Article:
Four generations later, returning to a home they’ve never known

See a monarch this time of year, and you’re seeing an insect with superpowers. Passing through Chesapeake Country is the migrating fourth generation of the distinctive butterfly whose orange wings are patterned like leaded glass. The great-great grandchildren of last spring’s migrating monarchs, these featherweights are repeating the 3,000-mile journey to Mexico, flying on instinct.
    Leaving Chesapeake Country, these long-distance fliers funnel through Point Lookout, Maryland’s southernmost tip, before hopping over the 11-mile-wide mouth of the Potomac River, says Calvert County naturalist Andy Brown. Over the weekend of October 22 and 23, Brown netted and tagged 100 or so there.
    Thence, they continue inexorably southward.
    Their fuel for the long flight is autumnal nectar from such plants as goldenrod and wild aster. As they won’t be laying eggs for many months, they have no need of the milkweed that sustains larval monarchs.
    Before these endurance fliers become parents, they’ll have migrated to Mexico, overwintered in the Oyamel fir tree forests of the state of Michoacan, and flown north again. Their children will be born on the northward migration that will take three generations to complete. 2017’s fourth generation, like this year’s, will pupate perhaps as far north as Canada, perhaps as close as our own yards — if their parents found milkweed there.
    Remember these monarchs. Plant milkweed in your garden next spring to help the age-old fragile cycle ­continue.

Three destinations to enjoy mild days while you can

At Halloween, we passed the halfway point, 45 days from past the autumnal equinox, 45 days until the winter solstice. Halloween, you’ll remember, shortens All Hallows Eve, the lead-in to All Saints Day and All Souls Day, feasts of remembrance and reverence for the dead, borrowed from Roman Catholic liturgy. These are the Days of the Dead, as they’re celebrated in Mexico.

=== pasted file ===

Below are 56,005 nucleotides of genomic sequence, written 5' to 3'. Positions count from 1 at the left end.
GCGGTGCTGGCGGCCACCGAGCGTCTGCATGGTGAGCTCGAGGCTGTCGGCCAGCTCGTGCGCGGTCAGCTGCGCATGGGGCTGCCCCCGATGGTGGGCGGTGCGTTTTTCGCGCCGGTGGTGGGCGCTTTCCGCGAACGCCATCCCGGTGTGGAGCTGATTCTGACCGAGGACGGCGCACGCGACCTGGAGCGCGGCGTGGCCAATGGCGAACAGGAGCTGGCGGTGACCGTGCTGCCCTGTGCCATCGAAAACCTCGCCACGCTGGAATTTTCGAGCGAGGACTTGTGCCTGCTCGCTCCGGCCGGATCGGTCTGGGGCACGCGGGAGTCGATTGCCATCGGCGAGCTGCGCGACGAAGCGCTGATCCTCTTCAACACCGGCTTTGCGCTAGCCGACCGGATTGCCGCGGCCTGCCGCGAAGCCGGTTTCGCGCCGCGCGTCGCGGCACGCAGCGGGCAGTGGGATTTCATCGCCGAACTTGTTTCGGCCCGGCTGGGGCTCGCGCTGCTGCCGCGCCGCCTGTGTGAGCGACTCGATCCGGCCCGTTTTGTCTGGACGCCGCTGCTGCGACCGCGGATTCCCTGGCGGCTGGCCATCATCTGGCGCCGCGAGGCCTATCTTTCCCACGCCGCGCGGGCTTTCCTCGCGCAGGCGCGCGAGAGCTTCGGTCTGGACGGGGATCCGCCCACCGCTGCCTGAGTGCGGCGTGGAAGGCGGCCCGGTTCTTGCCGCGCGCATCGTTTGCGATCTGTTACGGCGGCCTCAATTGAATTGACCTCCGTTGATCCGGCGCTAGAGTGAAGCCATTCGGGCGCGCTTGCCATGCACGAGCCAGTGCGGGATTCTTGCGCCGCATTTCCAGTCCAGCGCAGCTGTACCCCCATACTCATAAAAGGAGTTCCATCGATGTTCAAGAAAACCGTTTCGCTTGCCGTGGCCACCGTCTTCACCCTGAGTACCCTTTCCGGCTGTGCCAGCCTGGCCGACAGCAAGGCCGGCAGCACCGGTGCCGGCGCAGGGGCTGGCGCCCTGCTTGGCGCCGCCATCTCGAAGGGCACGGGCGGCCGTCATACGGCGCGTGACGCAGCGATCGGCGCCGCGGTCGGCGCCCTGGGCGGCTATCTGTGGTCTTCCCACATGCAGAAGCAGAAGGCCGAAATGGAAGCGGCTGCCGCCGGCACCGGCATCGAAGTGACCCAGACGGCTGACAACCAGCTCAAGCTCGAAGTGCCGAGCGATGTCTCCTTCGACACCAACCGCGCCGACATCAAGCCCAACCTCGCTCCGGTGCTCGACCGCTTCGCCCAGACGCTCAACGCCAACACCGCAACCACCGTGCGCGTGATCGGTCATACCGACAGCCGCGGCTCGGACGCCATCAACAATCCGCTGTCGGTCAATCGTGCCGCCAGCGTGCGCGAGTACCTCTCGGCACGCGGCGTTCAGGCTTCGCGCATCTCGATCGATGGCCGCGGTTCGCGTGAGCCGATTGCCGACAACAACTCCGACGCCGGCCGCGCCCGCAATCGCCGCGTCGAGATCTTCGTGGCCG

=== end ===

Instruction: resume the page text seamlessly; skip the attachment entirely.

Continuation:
Another old story tells us what we’re in store for: Persephone, daughter of fruitfulness, is stolen by Hades and held captive in the underworld, meaning her mother Demeter and all the northern hemisphere mourn until her spring escape.
    In Chesapeake Country, the news is not so bad. November usually begins as a gentle month, with temperatures often in the 60s till mid-month and seldom dropping to freezing. Trees are at their colorful best right now, and while this year’s color will not be full-blown, it’s not bad. Butterflies and bees still have flowers to feed on. At home, we’re still eating ripe tomatoes from our own plants. These late autumnal good days are fleeting, which is all the more reason to enjoy them while we can.
    Thus, Bay Weekly’s November 3 issue offers you excursions. I recommend them particularly as I’ve been on them all myself.